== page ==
Be sure to enter your completed cowl in the Skacel Collection prize drawing by February 29th. Not only could you be knitting with a new set of addi interchangeable needles, but your entry lets our sponsor know that you have enjoyed the knit along and you want to keep them coming!
As always, I am honored and delighted to lead the knit along. I hope you had fun and learned something in our time together. I am wildly excited about the April KAL (details below) and hope to see you all then!
Place live stitches on waste yarn.
Break BC yarn leaving a tail 4 times circumference of cowl – approx. 80 (150)” for grafting.
Weave in all ends except long tail for Kitchener Stitch.
Block to desired measurements.
Place live sts back on circular needle.
Using Lifeline as a guide, thread the second circular needle through the first round and remove waste yarn from provisional cast on.
Fold cowl at purl ridge so that purl sides of cowl are facing each other.
Place a marker every 16 stitches on each needle to help stay on track during grafting.
Using BC long tail, graft using Garter Kitchener Stitch.
Garter Kitchener Stitch
See Garter Kitchener Stitch video (not released)
Set Up – Place a marker through the first stitch to be grafted on each needle.
Begin grafting with needle holding former cast on sts closest to you – this will be front needle. Needle holding live stitches will be behind this needle – this will be back needle.
- On front needle, pass tapestry needle through first stitch as if to knit, drop this stitch off needle. Pass tapestry needle through the next stitch as if to purl, drawing yarn through and leave stitch on needle.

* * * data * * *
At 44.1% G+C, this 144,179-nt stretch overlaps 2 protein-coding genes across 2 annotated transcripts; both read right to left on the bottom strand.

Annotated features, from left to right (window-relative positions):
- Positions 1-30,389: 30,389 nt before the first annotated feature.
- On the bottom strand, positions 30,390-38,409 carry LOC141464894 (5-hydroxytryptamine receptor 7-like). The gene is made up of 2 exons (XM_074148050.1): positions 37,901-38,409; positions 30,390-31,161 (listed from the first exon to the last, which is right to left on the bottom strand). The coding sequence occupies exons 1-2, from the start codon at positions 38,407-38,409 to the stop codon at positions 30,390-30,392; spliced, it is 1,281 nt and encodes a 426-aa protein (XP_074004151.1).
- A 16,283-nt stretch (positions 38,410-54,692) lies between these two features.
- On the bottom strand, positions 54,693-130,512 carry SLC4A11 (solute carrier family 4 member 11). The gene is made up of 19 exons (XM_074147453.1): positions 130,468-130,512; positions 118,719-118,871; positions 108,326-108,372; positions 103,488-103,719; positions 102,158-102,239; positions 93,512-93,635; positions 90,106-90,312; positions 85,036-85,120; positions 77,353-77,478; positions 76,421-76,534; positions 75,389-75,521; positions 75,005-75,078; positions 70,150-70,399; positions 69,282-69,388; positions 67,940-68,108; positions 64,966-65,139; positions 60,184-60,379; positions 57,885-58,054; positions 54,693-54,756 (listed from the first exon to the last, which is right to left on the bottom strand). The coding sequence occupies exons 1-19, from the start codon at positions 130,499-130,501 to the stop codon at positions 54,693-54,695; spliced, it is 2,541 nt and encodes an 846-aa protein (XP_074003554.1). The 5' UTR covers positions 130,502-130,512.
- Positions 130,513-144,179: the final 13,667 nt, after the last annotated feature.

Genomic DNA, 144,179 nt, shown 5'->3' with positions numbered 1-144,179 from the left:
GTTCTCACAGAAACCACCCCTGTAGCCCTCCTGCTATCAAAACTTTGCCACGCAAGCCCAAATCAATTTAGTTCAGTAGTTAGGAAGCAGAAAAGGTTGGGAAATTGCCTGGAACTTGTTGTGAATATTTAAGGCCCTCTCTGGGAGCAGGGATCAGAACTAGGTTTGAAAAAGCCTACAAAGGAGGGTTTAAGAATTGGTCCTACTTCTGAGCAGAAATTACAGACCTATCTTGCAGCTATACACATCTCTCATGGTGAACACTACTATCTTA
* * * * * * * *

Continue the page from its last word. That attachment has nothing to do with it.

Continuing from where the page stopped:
- On back needle, pass tapestry needle through first stitch as if to knit, drop this stitch off needle. Pass tapestry needle through the next stitch as if to purl, drawing yarn through and leave stitch on needle.
Repeat steps 1 and 2 until 1 stitch remains on each needle.
Thread tail through stitch on front needle as if to knit and then through first stitch of round (marked stitch) as if to purl and draw yarn through. Repeat on back needle.
Weave in tail to wrong side or on right side using Duplicate Stitch.
See Duplicate Stitch video
April Knit Along – 14 Carat
Join me in April as we knit a gorgeous poncho – absolutely this year’s hottest fashion accessory! The fabric has an interesting design with superior drape. Best of all, the simple construction makes it a garment that is flattering on EVERYONE! Knitters of all shapes and sizes modeled the poncho and were thrilled with the flattering silhouette. Most ponchos are available in the dreaded “one size fits all”, but I have two sizes to please everyone. Whether you are new to garments or an experienced veteran, 14 Carat will bring you new skills as well as a stylish garment. No previous garment experience is necessary – it’s the perfect first step to wearable knitting!
14 Carat is knit with Cobasi fingering yarn making it a lightweight top appropriate for chilly spring evenings or overly air conditioned restaurants in the summer. Cobasi is available in solid, tonal and multi-colors that will all showcase the design.
Small/ Med. (Large/ XL)
22 (24 1/2)” wide, 60 (67)” long before folding
- CoBaSi by HiKoo, 50g/220 yards each, 55% cotton, 16% bamboo, 8% silk, 21% elastic nylon, 6 (8) skeins
- US #7 (4.5mm) needle or size needed to obtain gauge
- Size F crochet hook for cast on (surprise, it’s not a provisional cast on!)
23 sts and 31 rows = 4” in stockinette, unblocked